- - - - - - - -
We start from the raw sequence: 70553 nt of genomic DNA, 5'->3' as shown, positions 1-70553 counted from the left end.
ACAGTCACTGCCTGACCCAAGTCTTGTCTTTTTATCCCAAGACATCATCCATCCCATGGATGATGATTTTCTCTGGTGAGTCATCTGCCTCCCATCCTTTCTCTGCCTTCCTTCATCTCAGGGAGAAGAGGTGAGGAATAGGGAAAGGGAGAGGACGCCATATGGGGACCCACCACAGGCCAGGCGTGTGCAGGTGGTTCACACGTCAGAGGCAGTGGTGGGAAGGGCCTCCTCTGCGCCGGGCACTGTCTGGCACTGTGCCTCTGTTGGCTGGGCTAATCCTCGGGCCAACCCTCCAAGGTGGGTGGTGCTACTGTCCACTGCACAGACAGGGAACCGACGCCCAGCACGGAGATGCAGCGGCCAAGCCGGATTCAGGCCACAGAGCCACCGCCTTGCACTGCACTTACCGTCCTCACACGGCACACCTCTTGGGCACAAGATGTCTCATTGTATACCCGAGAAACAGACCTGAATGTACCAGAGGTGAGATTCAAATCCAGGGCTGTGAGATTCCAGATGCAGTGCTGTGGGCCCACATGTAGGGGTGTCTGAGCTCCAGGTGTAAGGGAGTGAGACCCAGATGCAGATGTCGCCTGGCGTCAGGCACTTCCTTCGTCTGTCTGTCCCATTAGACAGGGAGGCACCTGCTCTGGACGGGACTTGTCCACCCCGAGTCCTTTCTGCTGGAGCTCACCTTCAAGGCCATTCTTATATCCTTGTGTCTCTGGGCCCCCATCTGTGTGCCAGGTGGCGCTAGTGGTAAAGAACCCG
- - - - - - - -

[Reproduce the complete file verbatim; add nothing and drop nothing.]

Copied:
We start from the raw sequence: 70553 nt of genomic DNA, 5'->3' as shown, positions 1-70553 counted from the left end.
ACAGTCACTGCCTGACCCAAGTCTTGTCTTTTTATCCCAAGACATCATCCATCCCATGGATGATGATTTTCTCTGGTGAGTCATCTGCCTCCCATCCTTTCTCTGCCTTCCTTCATCTCAGGGAGAAGAGGTGAGGAATAGGGAAAGGGAGAGGACGCCATATGGGGACCCACCACAGGCCAGGCGTGTGCAGGTGGTTCACACGTCAGAGGCAGTGGTGGGAAGGGCCTCCTCTGCGCCGGGCACTGTCTGGCACTGTGCCTCTGTTGGCTGGGCTAATCCTCGGGCCAACCCTCCAAGGTGGGTGGTGCTACTGTCCACTGCACAGACAGGGAACCGACGCCCAGCACGGAGATGCAGCGGCCAAGCCGGATTCAGGCCACAGAGCCACCGCCTTGCACTGCACTTACCGTCCTCACACGGCACACCTCTTGGGCACAAGATGTCTCATTGTATACCCGAGAAACAGACCTGAATGTACCAGAGGTGAGATTCAAATCCAGGGCTGTGAGATTCCAGATGCAGTGCTGTGGGCCCACATGTAGGGGTGTCTGAGCTCCAGGTGTAAGGGAGTGAGACCCAGATGCAGATGTCGCCTGGCGTCAGGCACTTCCTTCGTCTGTCTGTCCCATTAGACAGGGAGGCACCTGCTCTGGACGGGACTTGTCCACCCCGAGTCCTTTCTGCTGGAGCTCACCTTCAAGGCCATTCTTATATCCTTGTGTCTCTGGGCCCCCATCTGTGTGCCAGGTGGCGCTAGTGGTAAAGAACCCG